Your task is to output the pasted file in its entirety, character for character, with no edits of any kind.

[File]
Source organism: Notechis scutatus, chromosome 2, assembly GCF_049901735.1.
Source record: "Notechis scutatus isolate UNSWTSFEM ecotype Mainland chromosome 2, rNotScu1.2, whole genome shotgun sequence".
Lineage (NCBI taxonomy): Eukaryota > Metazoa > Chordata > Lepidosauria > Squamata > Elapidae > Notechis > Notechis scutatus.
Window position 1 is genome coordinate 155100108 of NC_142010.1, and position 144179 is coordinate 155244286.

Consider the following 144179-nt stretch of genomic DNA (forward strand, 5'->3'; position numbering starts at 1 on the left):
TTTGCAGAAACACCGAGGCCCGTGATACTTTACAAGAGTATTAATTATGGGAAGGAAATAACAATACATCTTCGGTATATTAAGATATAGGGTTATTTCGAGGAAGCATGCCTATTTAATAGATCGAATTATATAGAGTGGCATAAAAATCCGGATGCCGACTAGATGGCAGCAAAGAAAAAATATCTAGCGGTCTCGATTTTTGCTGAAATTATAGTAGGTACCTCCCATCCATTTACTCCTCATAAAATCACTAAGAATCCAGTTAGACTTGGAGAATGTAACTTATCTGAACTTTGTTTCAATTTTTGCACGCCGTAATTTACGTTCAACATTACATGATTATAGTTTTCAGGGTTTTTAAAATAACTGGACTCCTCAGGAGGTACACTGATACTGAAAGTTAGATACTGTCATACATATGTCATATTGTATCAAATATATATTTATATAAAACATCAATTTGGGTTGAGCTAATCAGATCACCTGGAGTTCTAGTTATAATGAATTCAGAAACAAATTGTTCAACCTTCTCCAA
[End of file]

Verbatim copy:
Source organism: Notechis scutatus, chromosome 2, assembly GCF_049901735.1.
Source record: "Notechis scutatus isolate UNSWTSFEM ecotype Mainland chromosome 2, rNotScu1.2, whole genome shotgun sequence".
Lineage (NCBI taxonomy): Eukaryota > Metazoa > Chordata > Lepidosauria > Squamata > Elapidae > Notechis > Notechis scutatus.
Window position 1 is genome coordinate 155100108 of NC_142010.1, and position 144179 is coordinate 155244286.

Consider the following 144179-nt stretch of genomic DNA (forward strand, 5'->3'; position numbering starts at 1 on the left):
TTTGCAGAAACACCGAGGCCCGTGATACTTTACAAGAGTATTAATTATGGGAAGGAAATAACAATACATCTTCGGTATATTAAGATATAGGGTTATTTCGAGGAAGCATGCCTATTTAATAGATCGAATTATATAGAGTGGCATAAAAATCCGGATGCCGACTAGATGGCAGCAAAGAAAAAATATCTAGCGGTCTCGATTTTTGCTGAAATTATAGTAGGTACCTCCCATCCATTTACTCCTCATAAAATCACTAAGAATCCAGTTAGACTTGGAGAATGTAACTTATCTGAACTTTGTTTCAATTTTTGCACGCCGTAATTTACGTTCAACATTACATGATTATAGTTTTCAGGGTTTTTAAAATAACTGGACTCCTCAGGAGGTACACTGATACTGAAAGTTAGATACTGTCATACATATGTCATATTGTATCAAATATATATTTATATAAAACATCAATTTGGGTTGAGCTAATCAGATCACCTGGAGTTCTAGTTATAATGAATTCAGAAACAAATTGTTCAACCTTCTCCAA